The passages below are excerpts from a rather lengthy email I received this morning from sports psychologist, Dr. Jorge Valverde. I am reprinting them with his permission.
Our responsibility as parents is like a mountain: the bigger the mountain to climb, the stronger we must become, and our strength must come from wisdom and inspiration.
Dealing with discipline issues
– Establish boundaries and natural consequences and follow them closely
– Present one front as parents, avoiding the bad/good cop paradigm
– Change behaviors and attitudes with extended metaphors/stories
– Spend quality time with each child separate and together
– Avoid comparison between your children
– Acknowledge their good behaviors by describing what they are doing well right at the moment when it takes place
– Use the Eight-to-One rule (see * below)
Motivational strategies that produce the best results
– Interpret the innocent eyes of your children as saying: “Caution! Handle me with Care! Love me. Protect me! Give me a place in your heart.”
– Expose your child to a collage of experiences
– Observe carefully their gifts without judgment
– Facilitate the development of their gifts
– Focus on fun versus work at the beginning and slowly find the best coaches and mentors
– Plan activities with your children that emphasize each one’s interest and individuality apart from their identity within the group. The one most in need of that distinction is often the kid in the middle. Remember, love is giving somebody your undivided attention.
– Be reasonable, smart and fully awake: help children with homework, ask them about the day, let them cry if need be, support them when they’re down, help them to see options, teach them to handle guns safely if you have them, reward good behavior, provide meaningful consequences for unacceptable behavior, make reasonable demands, express moral expectations, talk to their teachers, hug them every chance you get. Don’t ask them to be like adults when they are just little kids, but model the importance of self-control.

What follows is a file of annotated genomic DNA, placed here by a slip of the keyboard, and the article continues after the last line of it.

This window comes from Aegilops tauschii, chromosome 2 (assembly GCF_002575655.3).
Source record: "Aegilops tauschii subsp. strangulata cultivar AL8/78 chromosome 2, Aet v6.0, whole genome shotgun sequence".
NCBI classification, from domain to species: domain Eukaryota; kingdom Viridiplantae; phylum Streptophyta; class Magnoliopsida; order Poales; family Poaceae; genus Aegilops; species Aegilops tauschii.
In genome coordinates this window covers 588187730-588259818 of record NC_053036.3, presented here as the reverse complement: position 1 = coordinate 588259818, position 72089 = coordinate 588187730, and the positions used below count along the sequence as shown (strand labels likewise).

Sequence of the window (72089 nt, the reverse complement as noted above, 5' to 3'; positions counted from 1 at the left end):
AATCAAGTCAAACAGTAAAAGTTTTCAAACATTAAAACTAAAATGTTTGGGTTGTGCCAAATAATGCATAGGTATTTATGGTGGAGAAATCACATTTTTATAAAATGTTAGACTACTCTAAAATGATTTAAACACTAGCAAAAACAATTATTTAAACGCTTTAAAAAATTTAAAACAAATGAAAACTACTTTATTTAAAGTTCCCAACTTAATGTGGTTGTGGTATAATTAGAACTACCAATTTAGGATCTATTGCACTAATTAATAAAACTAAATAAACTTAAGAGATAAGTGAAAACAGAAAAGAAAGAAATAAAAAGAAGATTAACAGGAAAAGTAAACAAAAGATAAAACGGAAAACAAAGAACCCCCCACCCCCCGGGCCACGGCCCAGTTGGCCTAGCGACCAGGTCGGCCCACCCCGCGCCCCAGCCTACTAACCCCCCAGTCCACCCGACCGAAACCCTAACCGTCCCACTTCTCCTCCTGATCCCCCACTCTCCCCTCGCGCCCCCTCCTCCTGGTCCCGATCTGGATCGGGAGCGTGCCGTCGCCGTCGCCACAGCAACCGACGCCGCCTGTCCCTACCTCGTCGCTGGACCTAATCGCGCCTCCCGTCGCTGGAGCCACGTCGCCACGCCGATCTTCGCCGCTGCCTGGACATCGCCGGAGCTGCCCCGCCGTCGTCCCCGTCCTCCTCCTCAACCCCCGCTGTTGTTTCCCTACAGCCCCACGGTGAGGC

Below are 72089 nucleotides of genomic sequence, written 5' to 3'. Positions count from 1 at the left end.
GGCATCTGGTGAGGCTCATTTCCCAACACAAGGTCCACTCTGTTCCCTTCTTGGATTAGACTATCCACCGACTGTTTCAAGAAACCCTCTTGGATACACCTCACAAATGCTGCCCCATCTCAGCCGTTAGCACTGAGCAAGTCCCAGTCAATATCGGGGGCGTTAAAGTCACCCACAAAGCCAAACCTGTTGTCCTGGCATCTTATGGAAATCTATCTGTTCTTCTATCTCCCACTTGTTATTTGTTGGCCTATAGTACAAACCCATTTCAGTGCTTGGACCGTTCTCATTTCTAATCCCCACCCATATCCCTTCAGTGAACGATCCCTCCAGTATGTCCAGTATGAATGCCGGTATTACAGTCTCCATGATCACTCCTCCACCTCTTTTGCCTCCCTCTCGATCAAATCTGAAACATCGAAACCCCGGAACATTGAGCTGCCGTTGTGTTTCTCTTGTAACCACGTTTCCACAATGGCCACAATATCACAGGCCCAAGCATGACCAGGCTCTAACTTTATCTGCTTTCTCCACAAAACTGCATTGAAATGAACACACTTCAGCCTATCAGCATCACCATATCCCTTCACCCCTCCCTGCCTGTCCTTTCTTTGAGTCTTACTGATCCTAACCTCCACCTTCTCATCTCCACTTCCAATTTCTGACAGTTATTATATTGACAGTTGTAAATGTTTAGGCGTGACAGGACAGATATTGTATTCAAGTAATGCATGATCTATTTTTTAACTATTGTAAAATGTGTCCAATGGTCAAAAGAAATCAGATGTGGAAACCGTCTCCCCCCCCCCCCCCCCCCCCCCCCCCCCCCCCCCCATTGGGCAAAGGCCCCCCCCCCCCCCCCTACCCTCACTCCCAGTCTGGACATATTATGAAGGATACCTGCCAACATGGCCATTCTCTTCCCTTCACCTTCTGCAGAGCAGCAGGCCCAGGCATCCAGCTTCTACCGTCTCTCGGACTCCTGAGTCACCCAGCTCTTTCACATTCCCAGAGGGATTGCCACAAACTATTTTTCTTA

Perfectionists act based on an illusion that you can do things perfectly. This tendency brings their attention to what is missing, so regardless of how well their children perform or act, they will always find something that was not done perfectly and point it out, usually without mentioning what was done well. This constant dissatisfaction with their children’s performance sends a clear message: “You are not good enough”. And since the majority of children want to make their parents proud, they will work very hard to please them but with a great deal of tension and anxiety. Eventually, children internalize their parents’ approach and become obsessive about insignificant details when performing a task, overlooking the forest by focusing too much on the trees, easily losing perspective of what really matters about the task at hand and life. Their tendency is to think too much when performing which impairs their ability to get into the “zone”. Tension easily turns into negative anger which is the biggest obstacle preventing happiness and high performance. As a consequence, children of perfectionist parents find it difficult to find peace of mind, relaxation and enjoyment in life regardless of their success. I usually ask these kids a simple question: “How do you feel when your parent focuses on the mistakes you made?” Their answer is always the same: “Not good!” An irony, isn’t it, their parents making them feel bad so they would become good!